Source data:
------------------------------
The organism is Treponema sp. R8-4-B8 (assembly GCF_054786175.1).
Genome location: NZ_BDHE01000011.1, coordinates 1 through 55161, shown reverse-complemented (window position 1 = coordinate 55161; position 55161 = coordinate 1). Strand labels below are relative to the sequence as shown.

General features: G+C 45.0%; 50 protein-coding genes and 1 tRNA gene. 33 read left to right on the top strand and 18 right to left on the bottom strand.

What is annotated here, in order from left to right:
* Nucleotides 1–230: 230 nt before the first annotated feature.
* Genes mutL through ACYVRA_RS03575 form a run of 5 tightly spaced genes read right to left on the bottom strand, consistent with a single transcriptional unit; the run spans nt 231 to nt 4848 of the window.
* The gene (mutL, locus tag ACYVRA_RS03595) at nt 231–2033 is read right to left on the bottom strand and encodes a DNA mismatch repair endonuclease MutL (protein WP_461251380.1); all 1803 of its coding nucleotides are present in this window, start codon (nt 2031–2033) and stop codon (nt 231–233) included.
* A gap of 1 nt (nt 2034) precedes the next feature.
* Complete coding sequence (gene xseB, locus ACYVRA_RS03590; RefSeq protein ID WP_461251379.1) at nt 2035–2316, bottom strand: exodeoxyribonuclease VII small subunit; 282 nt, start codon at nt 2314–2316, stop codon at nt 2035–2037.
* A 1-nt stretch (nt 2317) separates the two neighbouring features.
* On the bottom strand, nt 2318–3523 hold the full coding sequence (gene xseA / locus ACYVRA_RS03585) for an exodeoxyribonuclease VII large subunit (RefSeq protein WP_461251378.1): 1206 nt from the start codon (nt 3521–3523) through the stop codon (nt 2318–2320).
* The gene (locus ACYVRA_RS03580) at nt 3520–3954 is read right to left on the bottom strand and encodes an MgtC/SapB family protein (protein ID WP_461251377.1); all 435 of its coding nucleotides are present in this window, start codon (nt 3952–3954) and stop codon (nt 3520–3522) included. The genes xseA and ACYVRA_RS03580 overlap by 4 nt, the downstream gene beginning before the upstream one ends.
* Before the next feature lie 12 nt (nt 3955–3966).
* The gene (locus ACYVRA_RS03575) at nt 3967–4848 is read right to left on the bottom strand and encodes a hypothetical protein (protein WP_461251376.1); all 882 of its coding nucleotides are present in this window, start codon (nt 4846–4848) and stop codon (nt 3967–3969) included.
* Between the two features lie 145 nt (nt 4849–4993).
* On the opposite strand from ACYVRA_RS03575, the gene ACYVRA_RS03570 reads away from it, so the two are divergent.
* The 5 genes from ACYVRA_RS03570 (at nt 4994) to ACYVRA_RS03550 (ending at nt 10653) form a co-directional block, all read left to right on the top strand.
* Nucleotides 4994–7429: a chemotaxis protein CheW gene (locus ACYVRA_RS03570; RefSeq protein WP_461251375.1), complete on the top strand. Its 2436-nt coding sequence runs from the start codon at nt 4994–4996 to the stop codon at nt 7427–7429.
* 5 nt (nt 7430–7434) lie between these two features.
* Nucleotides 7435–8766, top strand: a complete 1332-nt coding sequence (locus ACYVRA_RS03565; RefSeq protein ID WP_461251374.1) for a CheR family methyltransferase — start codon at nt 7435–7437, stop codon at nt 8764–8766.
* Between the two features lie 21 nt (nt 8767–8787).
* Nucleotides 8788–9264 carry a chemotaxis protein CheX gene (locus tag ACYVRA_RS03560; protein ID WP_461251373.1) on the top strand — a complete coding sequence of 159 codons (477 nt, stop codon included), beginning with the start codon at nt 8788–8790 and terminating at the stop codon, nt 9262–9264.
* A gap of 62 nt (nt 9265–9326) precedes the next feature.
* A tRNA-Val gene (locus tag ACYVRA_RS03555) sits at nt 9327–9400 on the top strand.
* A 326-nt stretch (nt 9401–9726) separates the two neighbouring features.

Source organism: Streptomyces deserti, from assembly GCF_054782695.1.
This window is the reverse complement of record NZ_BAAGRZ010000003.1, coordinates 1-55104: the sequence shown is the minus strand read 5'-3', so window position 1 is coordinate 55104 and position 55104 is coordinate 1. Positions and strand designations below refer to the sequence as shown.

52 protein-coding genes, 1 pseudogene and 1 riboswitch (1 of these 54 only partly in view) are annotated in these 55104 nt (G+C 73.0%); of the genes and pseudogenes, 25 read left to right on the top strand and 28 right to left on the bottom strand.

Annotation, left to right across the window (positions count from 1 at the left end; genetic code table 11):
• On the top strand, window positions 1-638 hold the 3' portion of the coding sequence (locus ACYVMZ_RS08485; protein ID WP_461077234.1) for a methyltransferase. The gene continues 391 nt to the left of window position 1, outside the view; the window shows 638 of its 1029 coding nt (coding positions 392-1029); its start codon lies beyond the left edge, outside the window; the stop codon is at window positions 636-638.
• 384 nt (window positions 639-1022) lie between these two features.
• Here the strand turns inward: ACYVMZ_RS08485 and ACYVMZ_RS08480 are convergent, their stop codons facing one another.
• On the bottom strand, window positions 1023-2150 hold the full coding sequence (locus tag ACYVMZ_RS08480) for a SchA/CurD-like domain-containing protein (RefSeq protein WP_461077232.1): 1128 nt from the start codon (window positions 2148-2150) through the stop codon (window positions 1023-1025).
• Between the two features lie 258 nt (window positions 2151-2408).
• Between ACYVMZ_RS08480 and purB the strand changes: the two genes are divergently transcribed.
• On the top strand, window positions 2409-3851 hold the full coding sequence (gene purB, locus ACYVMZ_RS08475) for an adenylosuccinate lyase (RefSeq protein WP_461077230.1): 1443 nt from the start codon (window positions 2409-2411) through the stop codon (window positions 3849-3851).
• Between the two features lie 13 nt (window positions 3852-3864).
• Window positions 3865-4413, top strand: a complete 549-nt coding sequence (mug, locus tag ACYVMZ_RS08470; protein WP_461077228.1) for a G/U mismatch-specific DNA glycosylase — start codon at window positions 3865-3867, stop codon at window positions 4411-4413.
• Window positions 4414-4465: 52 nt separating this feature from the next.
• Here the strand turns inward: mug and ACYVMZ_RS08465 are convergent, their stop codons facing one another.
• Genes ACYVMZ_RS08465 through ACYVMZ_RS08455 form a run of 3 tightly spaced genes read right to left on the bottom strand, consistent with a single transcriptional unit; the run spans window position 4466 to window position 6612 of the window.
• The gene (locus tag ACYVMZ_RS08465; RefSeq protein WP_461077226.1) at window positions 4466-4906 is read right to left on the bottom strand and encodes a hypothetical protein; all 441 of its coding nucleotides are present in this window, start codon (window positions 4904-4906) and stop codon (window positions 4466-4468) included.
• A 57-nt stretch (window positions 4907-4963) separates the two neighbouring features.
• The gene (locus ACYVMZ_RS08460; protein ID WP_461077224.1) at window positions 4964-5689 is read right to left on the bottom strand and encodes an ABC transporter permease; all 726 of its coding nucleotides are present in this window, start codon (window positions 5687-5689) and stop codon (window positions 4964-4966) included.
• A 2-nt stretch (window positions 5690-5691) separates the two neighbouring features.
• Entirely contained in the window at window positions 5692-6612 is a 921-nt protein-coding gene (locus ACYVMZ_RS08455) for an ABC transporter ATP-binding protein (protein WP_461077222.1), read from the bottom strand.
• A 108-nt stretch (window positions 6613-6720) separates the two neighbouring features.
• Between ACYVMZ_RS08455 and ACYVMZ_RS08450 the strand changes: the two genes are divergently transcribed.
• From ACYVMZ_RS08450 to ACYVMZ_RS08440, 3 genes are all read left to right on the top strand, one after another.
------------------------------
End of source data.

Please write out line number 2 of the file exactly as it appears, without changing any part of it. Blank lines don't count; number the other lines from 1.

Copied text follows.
Genome location: NZ_BDHE01000011.1, coordinates 1 through 55161, shown reverse-complemented (window position 1 = coordinate 55161; position 55161 = coordinate 1). Strand labels below are relative to the sequence as shown.